Craft, Design and Technology - The Spearhead fo our Future

R. H. Lewin
1981, Vol. 14, No. 1,

Abstract


During the last three years my colleagues and I have had the privilege of studying in depth how the design process, as understood in the industrial sector, could be introduced into the secondary school curriculum. Although we had been working with schools for several years, the speech by Mr. Callaghan in October 1977 focused our attention on determining what really could be done to link the world of industry and education.

In 1979 we set up the Fulmer Industry/Education Project to develop ways of improving the image and explaining the role of technology and engineering in schools. The reason for the work was threefold: firstly, the poor status of technologists and engineers in our society, secondly, the present educational requirements for students entering engineering courses and thirdly, the need to attract more able children from the arts and science streams into technological courses on a broad front.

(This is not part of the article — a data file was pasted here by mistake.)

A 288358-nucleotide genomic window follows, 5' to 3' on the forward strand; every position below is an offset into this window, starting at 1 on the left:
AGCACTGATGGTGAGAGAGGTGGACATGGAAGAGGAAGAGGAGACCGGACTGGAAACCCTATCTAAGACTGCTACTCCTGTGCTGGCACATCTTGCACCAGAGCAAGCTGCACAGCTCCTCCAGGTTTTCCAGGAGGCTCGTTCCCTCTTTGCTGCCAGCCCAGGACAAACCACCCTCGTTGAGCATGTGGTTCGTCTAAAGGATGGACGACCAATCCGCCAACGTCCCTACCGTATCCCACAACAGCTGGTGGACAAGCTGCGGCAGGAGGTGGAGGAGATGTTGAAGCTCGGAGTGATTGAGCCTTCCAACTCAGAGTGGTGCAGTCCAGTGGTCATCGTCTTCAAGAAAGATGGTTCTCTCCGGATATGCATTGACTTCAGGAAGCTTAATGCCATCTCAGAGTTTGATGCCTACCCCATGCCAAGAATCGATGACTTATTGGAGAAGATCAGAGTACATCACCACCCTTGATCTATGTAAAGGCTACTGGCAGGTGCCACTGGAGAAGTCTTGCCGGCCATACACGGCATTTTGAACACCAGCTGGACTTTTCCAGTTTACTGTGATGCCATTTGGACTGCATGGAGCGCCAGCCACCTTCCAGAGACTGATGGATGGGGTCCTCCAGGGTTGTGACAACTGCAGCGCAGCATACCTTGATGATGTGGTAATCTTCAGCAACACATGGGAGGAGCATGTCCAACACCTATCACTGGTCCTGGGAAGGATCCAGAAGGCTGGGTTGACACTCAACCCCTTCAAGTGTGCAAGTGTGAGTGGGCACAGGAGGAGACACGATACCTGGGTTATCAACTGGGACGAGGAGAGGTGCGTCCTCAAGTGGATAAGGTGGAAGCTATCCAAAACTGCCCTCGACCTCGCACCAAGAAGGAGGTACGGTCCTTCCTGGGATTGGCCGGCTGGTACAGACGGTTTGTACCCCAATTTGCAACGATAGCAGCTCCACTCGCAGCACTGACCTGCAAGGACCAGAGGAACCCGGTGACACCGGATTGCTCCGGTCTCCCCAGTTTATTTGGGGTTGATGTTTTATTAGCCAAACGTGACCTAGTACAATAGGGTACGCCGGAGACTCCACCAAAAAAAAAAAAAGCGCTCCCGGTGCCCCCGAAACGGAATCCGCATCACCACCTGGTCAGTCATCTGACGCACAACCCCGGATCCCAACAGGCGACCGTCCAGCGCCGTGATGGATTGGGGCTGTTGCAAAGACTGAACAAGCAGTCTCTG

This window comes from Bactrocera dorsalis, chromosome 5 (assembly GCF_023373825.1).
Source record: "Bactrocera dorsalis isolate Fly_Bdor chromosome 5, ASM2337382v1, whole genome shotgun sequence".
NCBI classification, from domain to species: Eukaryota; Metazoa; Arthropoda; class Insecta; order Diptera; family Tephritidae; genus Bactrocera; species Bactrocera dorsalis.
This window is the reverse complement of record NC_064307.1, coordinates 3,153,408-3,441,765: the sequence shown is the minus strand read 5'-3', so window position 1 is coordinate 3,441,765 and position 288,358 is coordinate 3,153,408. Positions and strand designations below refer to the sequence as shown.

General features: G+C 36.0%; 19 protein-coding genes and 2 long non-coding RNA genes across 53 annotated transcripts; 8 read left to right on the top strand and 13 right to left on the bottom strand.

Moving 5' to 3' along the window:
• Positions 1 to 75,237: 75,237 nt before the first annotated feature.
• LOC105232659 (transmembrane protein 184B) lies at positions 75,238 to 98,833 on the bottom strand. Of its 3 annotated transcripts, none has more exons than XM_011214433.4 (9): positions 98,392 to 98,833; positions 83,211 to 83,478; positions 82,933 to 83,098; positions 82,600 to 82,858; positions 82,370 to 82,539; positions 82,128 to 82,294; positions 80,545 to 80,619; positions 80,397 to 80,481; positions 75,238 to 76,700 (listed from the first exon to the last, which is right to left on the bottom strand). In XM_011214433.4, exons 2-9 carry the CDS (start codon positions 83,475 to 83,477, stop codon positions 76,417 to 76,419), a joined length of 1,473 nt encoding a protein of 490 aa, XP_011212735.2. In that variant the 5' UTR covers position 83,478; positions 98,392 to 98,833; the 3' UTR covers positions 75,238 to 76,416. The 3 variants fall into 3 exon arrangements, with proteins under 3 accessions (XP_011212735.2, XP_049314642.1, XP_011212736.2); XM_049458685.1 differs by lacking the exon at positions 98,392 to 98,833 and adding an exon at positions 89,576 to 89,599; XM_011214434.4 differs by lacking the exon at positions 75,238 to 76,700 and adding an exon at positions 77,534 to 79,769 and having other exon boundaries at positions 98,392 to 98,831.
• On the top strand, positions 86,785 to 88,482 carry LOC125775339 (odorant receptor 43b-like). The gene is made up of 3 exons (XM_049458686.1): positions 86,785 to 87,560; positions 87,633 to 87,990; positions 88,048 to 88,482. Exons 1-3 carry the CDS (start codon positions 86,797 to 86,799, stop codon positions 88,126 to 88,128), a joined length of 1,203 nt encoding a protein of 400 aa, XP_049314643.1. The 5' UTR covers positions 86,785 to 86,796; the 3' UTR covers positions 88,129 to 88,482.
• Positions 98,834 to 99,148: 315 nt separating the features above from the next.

As a contract research and engineering company, owned by the Institute of Physics, employing 150 qualified people in subjects ranging from physics, chemistry and mathematics through to ceramics, plastics and mechanical engineering, we see at first hand the educational and technological opportunities, open to this country. The graduates in our company' earn their livelihood by using the information and expertise taught at school and college in the development of innovative and successful products; we are always pleased to remind teachers of science subjects that what they teach in schools has a use other than passing examinations.


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